The board has a tongue on one side and a groove on the other. Remove the strip of wood that forms the bottom of the groove. Removing this allows you to slip the tongue into the old flooring, then shift the board forward. Where the bottom of the old groove is missing, you now have the space to slip the board into place.
The only question is now, how to fasten that board in place. One way is to put a strip of expanding polyurethane adhesive along the line where the bottom of the groove was. The expanding glue will act as a new bottom groove.
The other way is to drive thin nails into the face of the boards, into the joists or battens. After this, punch the nails in with a hammer and nail punch. Fill the nail hole with an appropriate wood filler.
Use hydrogen peroxide to bleach the dark stains.
A method that is common in the discussion of pet stains is using hydrogen peroxide to bleach the stains. In my opinion, this is a very dubious method that has mixed results.
This method involves soaking the area with hydrogen peroxide, using a kitchen towel or rag. The cloth holds more on the surface for longer, allowing it to soak in and work. I have even seen people using an iron on a kitchen towel to use the heat to help penetrate.
This method works best when done towards the end of the sanding process. Maybe just before the final sand. The hydrogen peroxide tends to bleach the stains at the surface but not lower down. That means if you lighten the blemishes and then do a full sanding, you will reveal the spots again.
One option that many people go for is just staining over the floor. While this method doesn’t completely cover the imperfections up, it does go a long way to hiding them.
Even contractors will do this for clients that can’t stretch the budget any further. There are preferred colours for staining over pet marks.
Duraseal Espresso is one stain I hear does very well in this regard. Unfortunately, Duraseal is a company that only sells to contractors. Duraseals sister company is Minwax. Minwax does sell to the public, and they have Minwax Provincial(Amazon Affiliate Link) which is also known for covering up a multitude of sins.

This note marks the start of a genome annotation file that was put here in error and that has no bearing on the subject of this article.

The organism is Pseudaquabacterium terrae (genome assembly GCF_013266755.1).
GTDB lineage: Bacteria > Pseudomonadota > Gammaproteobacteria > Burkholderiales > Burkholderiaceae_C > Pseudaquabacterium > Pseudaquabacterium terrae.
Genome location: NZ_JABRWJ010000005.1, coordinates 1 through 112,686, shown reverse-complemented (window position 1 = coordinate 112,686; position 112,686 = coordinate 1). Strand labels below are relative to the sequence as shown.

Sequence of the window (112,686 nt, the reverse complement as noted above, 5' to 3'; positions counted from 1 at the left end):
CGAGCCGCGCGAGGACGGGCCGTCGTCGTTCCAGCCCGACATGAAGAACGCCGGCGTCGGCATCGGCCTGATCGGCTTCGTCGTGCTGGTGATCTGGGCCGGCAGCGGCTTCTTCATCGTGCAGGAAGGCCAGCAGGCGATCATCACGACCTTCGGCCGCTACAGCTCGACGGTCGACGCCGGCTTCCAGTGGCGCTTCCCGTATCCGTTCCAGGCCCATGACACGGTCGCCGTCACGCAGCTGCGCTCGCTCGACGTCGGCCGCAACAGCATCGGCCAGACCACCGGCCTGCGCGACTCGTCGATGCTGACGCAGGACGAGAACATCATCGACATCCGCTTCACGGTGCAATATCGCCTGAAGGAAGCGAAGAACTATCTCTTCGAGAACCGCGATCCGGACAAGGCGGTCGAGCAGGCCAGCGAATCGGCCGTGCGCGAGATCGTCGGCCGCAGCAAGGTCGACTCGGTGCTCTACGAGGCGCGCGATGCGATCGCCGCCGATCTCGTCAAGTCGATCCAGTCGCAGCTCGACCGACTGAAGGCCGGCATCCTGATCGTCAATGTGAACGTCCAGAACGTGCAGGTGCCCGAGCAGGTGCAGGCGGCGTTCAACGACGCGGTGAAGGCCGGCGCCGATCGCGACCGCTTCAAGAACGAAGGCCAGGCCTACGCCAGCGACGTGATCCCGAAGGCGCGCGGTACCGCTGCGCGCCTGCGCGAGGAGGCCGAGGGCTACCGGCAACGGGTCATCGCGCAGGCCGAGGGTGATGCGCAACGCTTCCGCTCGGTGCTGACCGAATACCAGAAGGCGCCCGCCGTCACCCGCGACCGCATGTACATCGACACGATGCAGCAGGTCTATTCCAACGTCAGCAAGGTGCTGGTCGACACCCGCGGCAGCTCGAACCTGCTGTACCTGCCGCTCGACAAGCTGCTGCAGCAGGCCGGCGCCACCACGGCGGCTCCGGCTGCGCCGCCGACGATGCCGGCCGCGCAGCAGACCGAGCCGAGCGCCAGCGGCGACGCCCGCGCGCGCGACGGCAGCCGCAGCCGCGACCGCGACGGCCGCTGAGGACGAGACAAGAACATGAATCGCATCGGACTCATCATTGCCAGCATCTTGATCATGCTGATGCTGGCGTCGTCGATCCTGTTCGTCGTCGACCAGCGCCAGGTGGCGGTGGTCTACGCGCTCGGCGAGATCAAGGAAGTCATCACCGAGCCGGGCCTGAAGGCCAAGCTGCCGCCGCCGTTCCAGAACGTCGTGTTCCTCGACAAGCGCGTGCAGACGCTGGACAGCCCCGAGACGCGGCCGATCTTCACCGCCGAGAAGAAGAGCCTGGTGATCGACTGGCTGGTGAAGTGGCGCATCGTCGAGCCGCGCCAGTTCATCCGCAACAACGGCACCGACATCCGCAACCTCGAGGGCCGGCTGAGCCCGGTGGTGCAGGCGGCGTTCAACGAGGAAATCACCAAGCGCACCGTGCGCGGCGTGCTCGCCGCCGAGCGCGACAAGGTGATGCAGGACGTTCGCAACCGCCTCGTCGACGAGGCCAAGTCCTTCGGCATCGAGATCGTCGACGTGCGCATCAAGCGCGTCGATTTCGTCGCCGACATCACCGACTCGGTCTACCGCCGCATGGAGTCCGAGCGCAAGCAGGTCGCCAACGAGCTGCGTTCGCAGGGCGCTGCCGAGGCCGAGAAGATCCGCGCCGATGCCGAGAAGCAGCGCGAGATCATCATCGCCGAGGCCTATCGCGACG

Does sanding and refinishing remove pet stains?
While I said earlier that sanding doesn’t remove pet stains “most of the time,” there is also that some of the time… If the stains are relatively shallow, removing the surface 1mm layer could take out those stains.
Here’s a great way to tell if this is possible. Put on your fresh 36 or 40 grit to start sanding the floor. Run over a stain, even if its just one side of the stain (if it’s a big stain). If the stain reduces in size significantly after running over it only once or twice, there is a good chance it may disappear if you run over it a couple more times.
If it doesn’t seem to make too much difference (sanding will always slightly reduce the size and darkness of the stain), then sanding deeper may not help.
Sacrifice a room of your house to make the rest better
Tacking on to the first suggestion, replacing the boards with new ones, this may be a better option. If you have a room that you are happy to change the flooring in, you can sacrifice that floor to make the rest of the house better.
Kitchens are a great candidate.
While kitchens may have food and spill stains, they generally won’t be as deep as pet stains. Tiles are much better suited for kitchens and bathrooms, so it may be worth upgrading your kitchen floor. That way, you will have boards to donate to the rest of the area.
If you cannot replace the boards, here is what I would do.
- Sand the floor up to a 100grit.
- Use a little hydrogen peroxide on a few of the darker stains.
- Finish the sanding with the 120 grit
- Use the Minwax Provincial stain (Amazon Affiliate link)
- Roll out your choice of lacquer. Here is what I recommend.
Good luck! I hope you get the results you were hoping for!